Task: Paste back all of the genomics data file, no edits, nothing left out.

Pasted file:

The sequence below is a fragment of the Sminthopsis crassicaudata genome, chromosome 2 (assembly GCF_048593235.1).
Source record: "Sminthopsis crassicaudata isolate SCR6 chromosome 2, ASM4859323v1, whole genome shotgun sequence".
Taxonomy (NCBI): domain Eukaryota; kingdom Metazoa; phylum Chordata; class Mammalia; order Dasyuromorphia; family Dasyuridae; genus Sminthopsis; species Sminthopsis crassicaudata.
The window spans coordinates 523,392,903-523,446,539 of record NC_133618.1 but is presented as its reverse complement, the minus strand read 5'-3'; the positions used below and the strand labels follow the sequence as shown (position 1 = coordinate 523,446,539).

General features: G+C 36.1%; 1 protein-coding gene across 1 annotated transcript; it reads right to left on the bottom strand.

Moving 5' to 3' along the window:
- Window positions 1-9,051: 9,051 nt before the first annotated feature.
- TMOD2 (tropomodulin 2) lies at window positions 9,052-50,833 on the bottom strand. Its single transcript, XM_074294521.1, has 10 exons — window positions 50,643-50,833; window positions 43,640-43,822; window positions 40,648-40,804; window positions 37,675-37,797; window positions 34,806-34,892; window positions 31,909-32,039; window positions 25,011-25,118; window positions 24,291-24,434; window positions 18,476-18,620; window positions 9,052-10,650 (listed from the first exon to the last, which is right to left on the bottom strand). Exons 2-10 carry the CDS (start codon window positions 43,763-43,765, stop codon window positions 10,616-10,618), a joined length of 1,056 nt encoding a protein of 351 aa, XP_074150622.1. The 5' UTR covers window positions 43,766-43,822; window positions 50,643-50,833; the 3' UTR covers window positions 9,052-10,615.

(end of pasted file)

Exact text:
The sequence below is a fragment of the Sminthopsis crassicaudata genome, chromosome 2 (assembly GCF_048593235.1).
Source record: "Sminthopsis crassicaudata isolate SCR6 chromosome 2, ASM4859323v1, whole genome shotgun sequence".
Taxonomy (NCBI): domain Eukaryota; kingdom Metazoa; phylum Chordata; class Mammalia; order Dasyuromorphia; family Dasyuridae; genus Sminthopsis; species Sminthopsis crassicaudata.
The window spans coordinates 523,392,903-523,446,539 of record NC_133618.1 but is presented as its reverse complement, the minus strand read 5'-3'; the positions used below and the strand labels follow the sequence as shown (position 1 = coordinate 523,446,539).

General features: G+C 36.1%; 1 protein-coding gene across 1 annotated transcript; it reads right to left on the bottom strand.

Moving 5' to 3' along the window:
- Window positions 1-9,051: 9,051 nt before the first annotated feature.
- TMOD2 (tropomodulin 2) lies at window positions 9,052-50,833 on the bottom strand. Its single transcript, XM_074294521.1, has 10 exons — window positions 50,643-50,833; window positions 43,640-43,822; window positions 40,648-40,804; window positions 37,675-37,797; window positions 34,806-34,892; window positions 31,909-32,039; window positions 25,011-25,118; window positions 24,291-24,434; window positions 18,476-18,620; window positions 9,052-10,650 (listed from the first exon to the last, which is right to left on the bottom strand). Exons 2-10 carry the CDS (start codon window positions 43,763-43,765, stop codon window positions 10,616-10,618), a joined length of 1,056 nt encoding a protein of 351 aa, XP_074150622.1. The 5' UTR covers window positions 43,766-43,822; window positions 50,643-50,833; the 3' UTR covers window positions 9,052-10,615.